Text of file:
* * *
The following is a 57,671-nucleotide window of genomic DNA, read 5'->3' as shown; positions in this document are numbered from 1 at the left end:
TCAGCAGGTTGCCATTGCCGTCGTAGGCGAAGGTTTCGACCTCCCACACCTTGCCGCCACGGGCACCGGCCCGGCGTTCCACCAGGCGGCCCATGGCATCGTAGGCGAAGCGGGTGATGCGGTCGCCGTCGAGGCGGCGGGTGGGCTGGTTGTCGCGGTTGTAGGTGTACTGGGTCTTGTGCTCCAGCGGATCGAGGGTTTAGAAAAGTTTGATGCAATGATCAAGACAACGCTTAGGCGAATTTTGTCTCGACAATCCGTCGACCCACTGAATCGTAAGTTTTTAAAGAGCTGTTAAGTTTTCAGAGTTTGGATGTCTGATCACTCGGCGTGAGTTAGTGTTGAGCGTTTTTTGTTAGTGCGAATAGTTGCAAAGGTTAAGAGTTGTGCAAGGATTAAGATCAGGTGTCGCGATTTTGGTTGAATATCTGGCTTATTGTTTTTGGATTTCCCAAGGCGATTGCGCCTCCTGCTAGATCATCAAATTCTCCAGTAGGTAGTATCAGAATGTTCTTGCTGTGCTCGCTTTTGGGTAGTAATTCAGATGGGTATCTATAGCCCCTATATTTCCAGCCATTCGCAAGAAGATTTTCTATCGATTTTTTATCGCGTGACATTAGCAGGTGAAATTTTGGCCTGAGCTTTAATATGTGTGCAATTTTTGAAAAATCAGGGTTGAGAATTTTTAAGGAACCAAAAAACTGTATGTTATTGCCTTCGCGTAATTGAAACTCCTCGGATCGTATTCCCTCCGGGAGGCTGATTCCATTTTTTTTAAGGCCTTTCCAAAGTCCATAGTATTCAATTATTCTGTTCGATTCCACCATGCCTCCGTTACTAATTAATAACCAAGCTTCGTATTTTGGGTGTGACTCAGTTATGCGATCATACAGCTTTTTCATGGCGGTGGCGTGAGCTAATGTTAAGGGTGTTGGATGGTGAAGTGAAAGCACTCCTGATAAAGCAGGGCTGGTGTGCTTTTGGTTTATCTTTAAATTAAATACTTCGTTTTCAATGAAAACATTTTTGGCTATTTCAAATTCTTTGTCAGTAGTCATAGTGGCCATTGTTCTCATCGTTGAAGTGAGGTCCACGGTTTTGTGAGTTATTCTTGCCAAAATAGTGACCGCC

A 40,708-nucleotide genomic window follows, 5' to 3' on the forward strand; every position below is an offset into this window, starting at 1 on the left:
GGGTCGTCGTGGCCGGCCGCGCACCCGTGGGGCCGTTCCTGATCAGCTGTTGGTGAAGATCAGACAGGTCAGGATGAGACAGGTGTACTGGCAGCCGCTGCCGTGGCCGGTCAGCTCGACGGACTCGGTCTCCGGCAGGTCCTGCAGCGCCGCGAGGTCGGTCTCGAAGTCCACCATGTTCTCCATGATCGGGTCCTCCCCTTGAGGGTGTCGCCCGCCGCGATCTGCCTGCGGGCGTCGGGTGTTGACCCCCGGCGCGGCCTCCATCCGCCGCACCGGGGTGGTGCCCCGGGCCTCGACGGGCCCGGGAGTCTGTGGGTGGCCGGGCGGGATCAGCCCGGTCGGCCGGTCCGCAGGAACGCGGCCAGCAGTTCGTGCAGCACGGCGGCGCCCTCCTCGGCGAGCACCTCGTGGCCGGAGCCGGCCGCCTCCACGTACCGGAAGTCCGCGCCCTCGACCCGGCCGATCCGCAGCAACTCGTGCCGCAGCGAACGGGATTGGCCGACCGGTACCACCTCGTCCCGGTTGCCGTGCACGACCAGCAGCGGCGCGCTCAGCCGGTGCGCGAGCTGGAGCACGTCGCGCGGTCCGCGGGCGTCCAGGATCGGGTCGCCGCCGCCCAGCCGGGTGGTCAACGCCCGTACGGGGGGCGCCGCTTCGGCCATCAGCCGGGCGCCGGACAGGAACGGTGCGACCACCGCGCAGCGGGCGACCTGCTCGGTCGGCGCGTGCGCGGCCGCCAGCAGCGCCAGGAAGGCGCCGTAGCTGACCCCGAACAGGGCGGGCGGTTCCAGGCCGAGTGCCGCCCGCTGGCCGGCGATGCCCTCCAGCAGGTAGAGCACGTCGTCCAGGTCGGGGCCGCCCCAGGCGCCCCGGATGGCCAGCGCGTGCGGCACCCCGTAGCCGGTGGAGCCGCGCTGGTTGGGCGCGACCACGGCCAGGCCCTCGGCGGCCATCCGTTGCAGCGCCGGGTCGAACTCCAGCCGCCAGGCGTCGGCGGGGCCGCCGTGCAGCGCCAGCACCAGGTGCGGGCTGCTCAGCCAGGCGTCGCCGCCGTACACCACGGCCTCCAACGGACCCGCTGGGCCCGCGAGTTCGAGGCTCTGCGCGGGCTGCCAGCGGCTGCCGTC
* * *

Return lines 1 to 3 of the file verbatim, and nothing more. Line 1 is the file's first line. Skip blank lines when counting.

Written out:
The following is a 57,671-nucleotide window of genomic DNA, read 5'->3' as shown; positions in this document are numbered from 1 at the left end:
TCAGCAGGTTGCCATTGCCGTCGTAGGCGAAGGTTTCGACCTCCCACACCTTGCCGCCACGGGCACCGGCCCGGCGTTCCACCAGGCGGCCCATGGCATCGTAGGCGAAGCGGGTGATGCGGTCGCCGTCGAGGCGGCGGGTGGGCTGGTTGTCGCGGTTGTAGGTGTACTGGGTCTTGTGCTCCAGCGGATCGAGGGTTTAGAAAAGTTTGATGCAATGATCAAGACAACGCTTAGGCGAATTTTGTCTCGACAATCCGTCGACCCACTGAATCGTAAGTTTTTAAAGAGCTGTTAAGTTTTCAGAGTTTGGATGTCTGATCACTCGGCGTGAGTTAGTGTTGAGCGTTTTTTGTTAGTGCGAATAGTTGCAAAGGTTAAGAGTTGTGCAAGGATTAAGATCAGGTGTCGCGATTTTGGTTGAATATCTGGCTTATTGTTTTTGGATTTCCCAAGGCGATTGCGCCTCCTGCTAGATCATCAAATTCTCCAGTAGGTAGTATCAGAATGTTCTTGCTGTGCTCGCTTTTGGGTAGTAATTCAGATGGGTATCTATAGCCCCTATATTTCCAGCCATTCGCAAGAAGATTTTCTATCGATTTTTTATCGCGTGACATTAGCAGGTGAAATTTTGGCCTGAGCTTTAATATGTGTGCAATTTTTGAAAAATCAGGGTTGAGAATTTTTAAGGAACCAAAAAACTGTATGTTATTGCCTTCGCGTAATTGAAACTCCTCGGATCGTATTCCCTCCGGGAGGCTGATTCCATTTTTTTTAAGGCCTTTCCAAAGTCCATAGTATTCAATTATTCTGTTCGATTCCACCATGCCTCCGTTACTAATTAATAACCAAGCTTCGTATTTTGGGTGTGACTCAGTTATGCGATCATACAGCTTTTTCATGGCGGTGGCGTGAGCTAATGTTAAGGGTGTTGGATGGTGAAGTGAAAGCACTCCTGATAAAGCAGGGCTGGTGTGCTTTTGGTTTATCTTTAAATTAAATACTTCGTTTTCAATGAAAACATTTTTGGCTATTTCAAATTCTTTGTCAGTAGTCATAGTGGCCATTGTTCTCATCGTTGAAGTGAGGTCCACGGTTTTGTGAGTTATTCTTGCCAAAATAGTGACCGCC

A 40,708-nucleotide genomic window follows, 5' to 3' on the forward strand; every position below is an offset into this window, starting at 1 on the left: